Adamoli L, Deasy-Spinetta P, Corbetta A, Jankovic M, Lia R, Locati A, Fraschini D, Masera G, Spinetta JJ: School functioning for the child with leukemia in continuous first remission: screening high-risk children. Pediatr Hematol Oncol. 1997, 14: 121-131. 10.3109/08880019709030898.
Gregory K, Parker L, Craft AW: Returning to primary school after treatment for cancer. Pediatr Hematol Oncol. 1994, 11: 105-109. 10.3109/08880019409141907.
Gurney JG, Krull KR, Kadan-Lottick N, Nicholson HS, Nathan PC, Zebrack B, Tersak JM, Ness KN: Social outcomes in the childhood cancer survivor study cohort. J Clin Oncol. 2009, 27: 2390-2395. 10.1200/JCO.2008.21.1458.
Mitby PA, Robison LL, Whitton JA, Zevon MA, Gibbs IC, Tersak JM, Meadows AT, Stovall M, Zeltzer LK, Mertens AC: Utilization of special education services and educational attainment among long-term survivors of childhood cancer. Cancer. 2003, 97: 1115-1126. 10.1002/cncr.11117.
Gerhardt CA, Dixon M, Miller K, Vannatta K, Valerius KS, Correll J, Noll RB: Educational and occupational outcomes among survivors of childhood cancer during the transition to emerging adulthood. J Dev Behav Pediatr. 2007, 28: 448-455. 10.1097/DBP.0b013e31811ff8e1.
Gerhardt CA, Vannatta K, Valerius KS, Correll J, Noll RB: Social and romantic outcomes in emerging adulthood among survivors of childhood cancer. J Adolescent Health. 2007, 40: 462.e9-462.e15.
Glaser AW, U CL, Abdul Rashid NF, Walker DA: School behaviour and health status after central nervous system tumours in childhood. Brit J Cancer. 1997, 76: 643-650. 10.1038/bjc.1997.439.
Koch SV, Kejs AM, Engholm G, Johansen C, Schmiegelow K: Educational attainment among survivors of childhood cancer: a population-based cohort study in Denmark. Brit J Cancer. 2004, 91: 923-928.
Harila-Saari AH, Lähteenmäki PM, Pukkala E, Kyyrönen P, Lanning M, Sankila R: Scholastic achievements of childhood leukemia patients: a nationwide, register-based study. J Clin Oncol. 2007, 25: 3518-3524. 10.1200/JCO.2006.09.4987.
Lähteenmäki PM, Huostila J, Hinkka S, Salmi TT: Childhood cancer patients at school. Eur J Cancer. 2002, 38: 1227-1240. 10.1016/S0959-8049(02)00066-7.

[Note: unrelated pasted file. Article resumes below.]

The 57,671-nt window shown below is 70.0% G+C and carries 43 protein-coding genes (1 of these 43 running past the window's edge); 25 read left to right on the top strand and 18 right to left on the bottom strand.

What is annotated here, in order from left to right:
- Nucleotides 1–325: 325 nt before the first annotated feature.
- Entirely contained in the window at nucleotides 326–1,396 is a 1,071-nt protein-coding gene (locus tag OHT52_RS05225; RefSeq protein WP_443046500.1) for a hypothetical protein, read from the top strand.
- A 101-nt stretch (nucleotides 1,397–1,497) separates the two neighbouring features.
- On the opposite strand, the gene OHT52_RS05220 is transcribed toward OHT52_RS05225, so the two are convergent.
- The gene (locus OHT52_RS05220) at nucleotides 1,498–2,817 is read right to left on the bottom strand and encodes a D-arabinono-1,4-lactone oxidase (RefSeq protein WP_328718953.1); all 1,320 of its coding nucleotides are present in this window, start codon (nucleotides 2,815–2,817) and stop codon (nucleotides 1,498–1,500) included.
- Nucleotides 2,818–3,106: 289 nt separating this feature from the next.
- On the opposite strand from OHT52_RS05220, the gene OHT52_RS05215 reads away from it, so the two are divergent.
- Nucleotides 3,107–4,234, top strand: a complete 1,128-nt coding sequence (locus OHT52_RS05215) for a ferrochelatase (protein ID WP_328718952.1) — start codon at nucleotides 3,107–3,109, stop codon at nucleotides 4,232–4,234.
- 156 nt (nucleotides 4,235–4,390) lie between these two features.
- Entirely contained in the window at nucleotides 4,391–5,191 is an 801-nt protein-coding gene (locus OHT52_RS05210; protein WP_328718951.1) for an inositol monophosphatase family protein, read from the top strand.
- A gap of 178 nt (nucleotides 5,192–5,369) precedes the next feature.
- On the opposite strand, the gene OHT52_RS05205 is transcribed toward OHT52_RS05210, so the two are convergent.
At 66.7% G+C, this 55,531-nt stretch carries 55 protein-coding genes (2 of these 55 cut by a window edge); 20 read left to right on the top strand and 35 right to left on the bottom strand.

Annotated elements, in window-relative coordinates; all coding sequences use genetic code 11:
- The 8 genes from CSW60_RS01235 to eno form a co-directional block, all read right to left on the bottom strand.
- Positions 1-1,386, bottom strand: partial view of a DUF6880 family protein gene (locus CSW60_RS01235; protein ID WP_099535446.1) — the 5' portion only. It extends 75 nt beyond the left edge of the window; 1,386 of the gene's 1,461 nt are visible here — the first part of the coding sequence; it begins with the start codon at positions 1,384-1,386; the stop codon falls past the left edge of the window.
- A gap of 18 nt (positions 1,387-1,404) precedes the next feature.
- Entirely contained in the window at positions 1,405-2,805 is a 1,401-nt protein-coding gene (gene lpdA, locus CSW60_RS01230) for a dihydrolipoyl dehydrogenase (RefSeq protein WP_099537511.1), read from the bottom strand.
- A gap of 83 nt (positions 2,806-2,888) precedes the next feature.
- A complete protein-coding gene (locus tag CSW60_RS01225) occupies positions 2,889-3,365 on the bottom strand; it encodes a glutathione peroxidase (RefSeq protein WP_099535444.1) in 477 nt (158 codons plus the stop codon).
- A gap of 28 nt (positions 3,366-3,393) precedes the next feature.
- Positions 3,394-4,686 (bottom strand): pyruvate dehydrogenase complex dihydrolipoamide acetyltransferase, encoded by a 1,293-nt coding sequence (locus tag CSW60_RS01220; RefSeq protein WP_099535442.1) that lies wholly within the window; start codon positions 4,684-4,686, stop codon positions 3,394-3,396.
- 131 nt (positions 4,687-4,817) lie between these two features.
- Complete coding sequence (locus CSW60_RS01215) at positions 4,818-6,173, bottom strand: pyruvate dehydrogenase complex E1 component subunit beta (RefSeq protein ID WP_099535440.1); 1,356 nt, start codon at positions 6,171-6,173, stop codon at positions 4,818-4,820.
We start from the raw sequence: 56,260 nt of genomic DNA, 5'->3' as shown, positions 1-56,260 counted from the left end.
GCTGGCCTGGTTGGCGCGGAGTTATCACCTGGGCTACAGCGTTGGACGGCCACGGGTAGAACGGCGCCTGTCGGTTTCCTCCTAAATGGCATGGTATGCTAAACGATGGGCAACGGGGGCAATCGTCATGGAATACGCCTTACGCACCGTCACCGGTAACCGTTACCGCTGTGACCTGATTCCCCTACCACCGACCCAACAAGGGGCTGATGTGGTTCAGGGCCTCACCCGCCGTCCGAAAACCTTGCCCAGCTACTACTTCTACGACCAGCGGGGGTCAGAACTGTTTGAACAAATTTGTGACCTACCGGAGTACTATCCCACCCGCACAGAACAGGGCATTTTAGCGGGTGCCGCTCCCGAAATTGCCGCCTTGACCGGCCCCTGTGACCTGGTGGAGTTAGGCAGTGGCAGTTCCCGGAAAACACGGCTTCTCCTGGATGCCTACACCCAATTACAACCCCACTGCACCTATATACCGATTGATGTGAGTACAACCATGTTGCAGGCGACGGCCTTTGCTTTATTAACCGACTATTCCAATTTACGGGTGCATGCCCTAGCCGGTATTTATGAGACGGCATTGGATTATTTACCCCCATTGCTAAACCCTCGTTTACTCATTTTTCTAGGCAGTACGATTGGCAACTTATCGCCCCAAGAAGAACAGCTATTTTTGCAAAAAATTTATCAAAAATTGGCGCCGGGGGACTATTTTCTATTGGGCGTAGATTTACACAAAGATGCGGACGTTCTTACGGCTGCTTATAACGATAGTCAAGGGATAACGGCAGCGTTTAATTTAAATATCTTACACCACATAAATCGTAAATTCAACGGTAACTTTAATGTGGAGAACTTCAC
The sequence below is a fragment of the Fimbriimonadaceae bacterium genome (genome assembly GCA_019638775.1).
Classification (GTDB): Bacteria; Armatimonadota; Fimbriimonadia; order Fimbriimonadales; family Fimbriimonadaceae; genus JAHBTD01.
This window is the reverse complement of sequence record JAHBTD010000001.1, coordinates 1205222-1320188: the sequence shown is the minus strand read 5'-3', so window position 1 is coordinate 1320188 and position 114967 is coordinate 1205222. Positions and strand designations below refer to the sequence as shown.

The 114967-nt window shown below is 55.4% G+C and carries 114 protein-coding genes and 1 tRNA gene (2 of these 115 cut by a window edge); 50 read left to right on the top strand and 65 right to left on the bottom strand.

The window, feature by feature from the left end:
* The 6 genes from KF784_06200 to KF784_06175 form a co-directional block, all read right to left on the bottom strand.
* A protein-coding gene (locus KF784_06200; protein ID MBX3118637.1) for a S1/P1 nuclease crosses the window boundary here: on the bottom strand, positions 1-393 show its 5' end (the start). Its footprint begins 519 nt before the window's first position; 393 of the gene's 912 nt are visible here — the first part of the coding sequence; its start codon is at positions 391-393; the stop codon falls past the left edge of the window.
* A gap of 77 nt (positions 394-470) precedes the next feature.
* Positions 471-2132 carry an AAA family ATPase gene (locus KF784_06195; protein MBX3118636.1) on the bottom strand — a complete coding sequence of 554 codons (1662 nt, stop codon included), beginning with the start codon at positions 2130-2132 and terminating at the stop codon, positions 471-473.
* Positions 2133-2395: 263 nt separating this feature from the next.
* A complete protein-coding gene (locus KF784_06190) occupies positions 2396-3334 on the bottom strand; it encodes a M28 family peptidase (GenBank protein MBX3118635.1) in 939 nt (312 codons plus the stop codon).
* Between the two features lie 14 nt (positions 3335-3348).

Ott JS, Webb TE, Anderson CA, Kastelic JE, Krill CE: Childhood cancer and vulnerability for significant academic underachievement. J Learn Disabil. 1982, 15: 363-365. 10.1177/002221948201500613.
Katz ER, Varm JW, Rubenstein CL, Blew A, Hubert N: Teacher, parent, and child evaluative ratings of a school reintegration intervention for children with newly diagnosed cancer. Child Health Care. 1992, 21: 69-75. 10.1207/s15326888chc2102_1.
Braam KI, Van Dijk EM, Veening MA, Bierings MB, Merks JH, Grootenhuis MA, Chinapaw MJM, Sinnem G, Takken T, HuisMan J, Kaspers GJL, Broeder ED: Design of the quality of life in motion (QLIM) study: a randomized controlled trial to evaluate the effectiveness and cost-effectiveness of a combined physical exercise and psychosocial training program to improve physical fitness in children with cancer. BMC Cancer. 2010, 10: 624-10.1186/1471-2407-10-624.
Huang TT, Ness KK: Exercise interventions in children with cancer: a review. Int J Pediatr. 2011, 2011: Article ID 461512-
Winter C, Müller C, Hoffmann C, Boos J, Rosenbaum D: Physical activity and childhood cancer. Pediatr Blood Cancer. 2010, 54: 501-510.
San Juan AF, Fleck SJ, Chamorro-Vĩna C, Maté-Mũnoz JL, Moral S, Perez M, et al: Effects of an intrahospital exercise program intervention for children with leukemia. Med Sci Sport Exer. 2007, 39: 13-21. 10.1249/01.mss.0000240326.54147.fc.
San Juan AF, Fleck SJ, Chamorro-Vĩna C, Maté-Mũnoz JL, Moral S, Garcia-Castro J, Ramirez M, Madero L, Lucia A: Early-phase adaptations to intrahospital training in strength and functional mobility of children with leukemia. J Strength Cond Res. 2007, 21: 173-177. 10.1519/00124278-200702000-00031.
Stam H, Grootenhuis MA, Last BF: The course of life of survivors of childhood cancer. Psycho-oncol. 2005, 14: 227-238. 10.1002/pon.839.
DuHamel KN, Redd WH, Vickberg SM: Behavioral interventions in the diagnosis, treatment and rehabilitation of children with cancer. Acta Oncol. 1999, 38: 719-734. 10.1080/028418699432879.
Lancashire ER, Frobisher C, Reulen RC, Winter DL, Glaser A, Hawkins MM: Educational attainment among adult survivors of childhood cancer in Great Britain: a population-based cohort study. J Natl Cancer Inst. 2010, 102: 254-270. 10.1093/jnci/djp498.
Maurice-Stam H, Silberbusch LM, Last BF, Grootenhuis MA: Evaluation of a psycho-educational group intervention for children treated for cancer: a descriptive pilot study. Psycho-oncol. 2009, 18: 762-766. 10.1002/pon.1470.
Mazurek Melnyk B: Intervention studies involving parents of hospitalized young children: an analysis of the past and future recommendations. J Pediatr Nurs. 2000, 15: 4-13.
Varni JW, Katz ER, Colegrove R, Dolgin M: The impact of social skills training on the adjustment of children with newly diagnosed cancer. J Pediatr Psychol. 1993, 18: 751-767. 10.1093/jpepsy/18.6.751.
Goffman E: The presentation of self in everyday life. 1959, New York: Doubleday
Goffman E: Stigma: notes on the management of spoiled identity. 1963, New York: Touchstone
Misztal BA: Normality and trust in Goffman’s theory of interaction order. Sociol Theor. 2001, 19: 312-324. 10.1111/0735-2751.00143.
Collins R: Stratification: a micro–macro theory of inequality. Sociol Theor. 2000, 18: 17-43. 10.1111/0735-2751.00086.